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Culinary Arts Terms and Definitions

Culinary Arts Terms and Definitions

Savoring the Language of the Kitchen: A Guide to Culinary Lingo

Published on August 5, 2023 by ViewMoreInfo.com

The world of culinary arts is as vast and varied as the cultures and cuisines it encompasses. At its core, however, lies a shared language that transcends borders and kitchens, connecting us all through the universal love of food.

Our 'Culinary Arts Terms and Definitions' is your gateway to this rich lexicon, demystifying the jargon and shining a light on the intricate techniques and traditions that chefs and line cooks around the world hold dear. Whether you're embarking on a culinary journey or seeking to refine your vocabulary, let our comprehensive list below be your compass in the expansive landscape of culinary terminology.

  1. Al Dente: Italian for "to the tooth". This term refers to pasta or rice that is cooked until it is firm when bitten—not too soft or overcooked.
  2. Bain-Marie: A cooking technique where a container with food is placed into another larger container filled with water, typically to melt chocolate or cook delicate dishes gently.
  3. Baste: To moisten food during cooking with its own juices or another liquid, such as a marinade or melted butter, to enhance flavor and prevent it from drying out.
  4. Béchamel: A white sauce made from milk, butter, and flour.
  5. Bias: Cutting food an angle, typically 45 degrees, to increase the surface area or for aesthetic reasons.
  6. Blanch: Quickly boiling food, usually vegetables or fruits, and then plunging it into cold water to stop the cooking process.
  7. Boil: Cooking liquid at a temperature that produces rapid bubbles and steam.
  8. Bouquet Garni: A bundle of herbs, typically bay leaves, thyme, and parsley, often tied together with butcher's twine or enclosed in a cheesecloth bag, used to infuse soups, stews, and broths with flavor.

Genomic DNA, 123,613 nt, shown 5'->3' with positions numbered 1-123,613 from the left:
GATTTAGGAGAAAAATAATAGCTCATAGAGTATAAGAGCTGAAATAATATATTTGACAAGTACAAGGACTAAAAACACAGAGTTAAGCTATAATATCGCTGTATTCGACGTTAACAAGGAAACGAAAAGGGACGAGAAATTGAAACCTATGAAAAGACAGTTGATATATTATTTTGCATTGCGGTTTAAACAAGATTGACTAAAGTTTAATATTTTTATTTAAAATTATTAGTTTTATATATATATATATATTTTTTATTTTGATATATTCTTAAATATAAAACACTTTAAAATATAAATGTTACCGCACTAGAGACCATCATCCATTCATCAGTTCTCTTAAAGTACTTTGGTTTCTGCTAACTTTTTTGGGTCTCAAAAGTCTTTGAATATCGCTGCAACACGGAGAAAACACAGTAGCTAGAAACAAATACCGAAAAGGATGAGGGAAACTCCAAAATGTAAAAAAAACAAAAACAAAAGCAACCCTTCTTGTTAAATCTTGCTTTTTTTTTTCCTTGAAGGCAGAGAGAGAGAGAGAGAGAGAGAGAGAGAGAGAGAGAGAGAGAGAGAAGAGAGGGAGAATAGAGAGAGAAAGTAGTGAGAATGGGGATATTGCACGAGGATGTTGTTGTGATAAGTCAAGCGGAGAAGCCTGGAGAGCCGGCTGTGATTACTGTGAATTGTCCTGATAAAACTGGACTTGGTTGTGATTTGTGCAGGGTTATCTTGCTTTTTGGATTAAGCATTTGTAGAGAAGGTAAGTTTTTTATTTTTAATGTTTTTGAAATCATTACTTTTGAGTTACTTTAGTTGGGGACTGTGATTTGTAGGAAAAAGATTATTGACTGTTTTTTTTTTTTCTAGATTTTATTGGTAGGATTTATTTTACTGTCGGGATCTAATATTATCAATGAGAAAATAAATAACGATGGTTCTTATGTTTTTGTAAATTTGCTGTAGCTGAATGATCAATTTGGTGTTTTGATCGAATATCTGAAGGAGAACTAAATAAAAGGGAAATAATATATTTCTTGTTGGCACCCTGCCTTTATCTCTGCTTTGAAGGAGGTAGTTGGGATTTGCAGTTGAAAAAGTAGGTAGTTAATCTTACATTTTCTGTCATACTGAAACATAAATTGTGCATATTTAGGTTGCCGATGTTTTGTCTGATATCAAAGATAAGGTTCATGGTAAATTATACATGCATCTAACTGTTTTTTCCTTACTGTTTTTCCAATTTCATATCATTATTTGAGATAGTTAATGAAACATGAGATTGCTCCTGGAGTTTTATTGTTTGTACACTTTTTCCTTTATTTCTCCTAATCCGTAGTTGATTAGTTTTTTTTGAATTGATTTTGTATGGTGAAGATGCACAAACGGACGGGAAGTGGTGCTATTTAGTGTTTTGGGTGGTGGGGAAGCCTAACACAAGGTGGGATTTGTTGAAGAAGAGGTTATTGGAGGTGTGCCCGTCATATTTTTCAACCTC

9. Braise: Cooking technique where food is first seared at high temperatures, then finished in a covered pot with a small amount of liquid, resulting in a flavorful and tender dish.
  10. Brine: A saltwater solution, often flavored, used for preserving or flavoring food.
  11. Brunoise (broo-nwaz): French culinary term referring to a specific way of cutting vegetables into very small cubes, typically measuring 1/8-inch on each side.
  12. Caramelize: The process of cooking sugar or foods containing sugar (like onions) until they turn brown and develop a deeper flavor.
  13. Chiffonade: Finely slicing or shredding leafy vegetables or herbs into thin strips.
  14. Chinois (shin-wah): A conical sieve with an extremely fine mesh, used for straining sauces and soups.
  15. Clarify: Removing impurities from a liquid, like butter or broth, to make it clear.
  16. Confit: Cooking and preserving meat (usually duck or goose) in its own fat.
  17. Coulis: A thick sauce made from pureed and strained fruits or vegetables.
  18. Crudités: Raw vegetables served as an appetizer, often with a dip.
  19. Dash: A small amount of an ingredient, typically less than 1/8 teaspoon.
  20. Deglaze: Using a liquid, like wine or broth, to loosen the browned bits from a pan after cooking meat or vegetables.
  21. Demi-glace (dəmi ɡlas, 'half glaze'): A rich brown sauce in French cuisine, made by reducing Espagnole sauce and brown stock.
  22. Dollop: A small, usually rounded amount of a food or ingredient, typically one that is softer or wetter.
  23. Dredge: Coating food in flour, breadcrumbs, or another dry mixture before cooking.
  24. Emulsify: Mixing two immiscible liquids, such as oil and vinegar, so that they become a unified mixture, often using an emulsifying agent like mustard or egg yolk.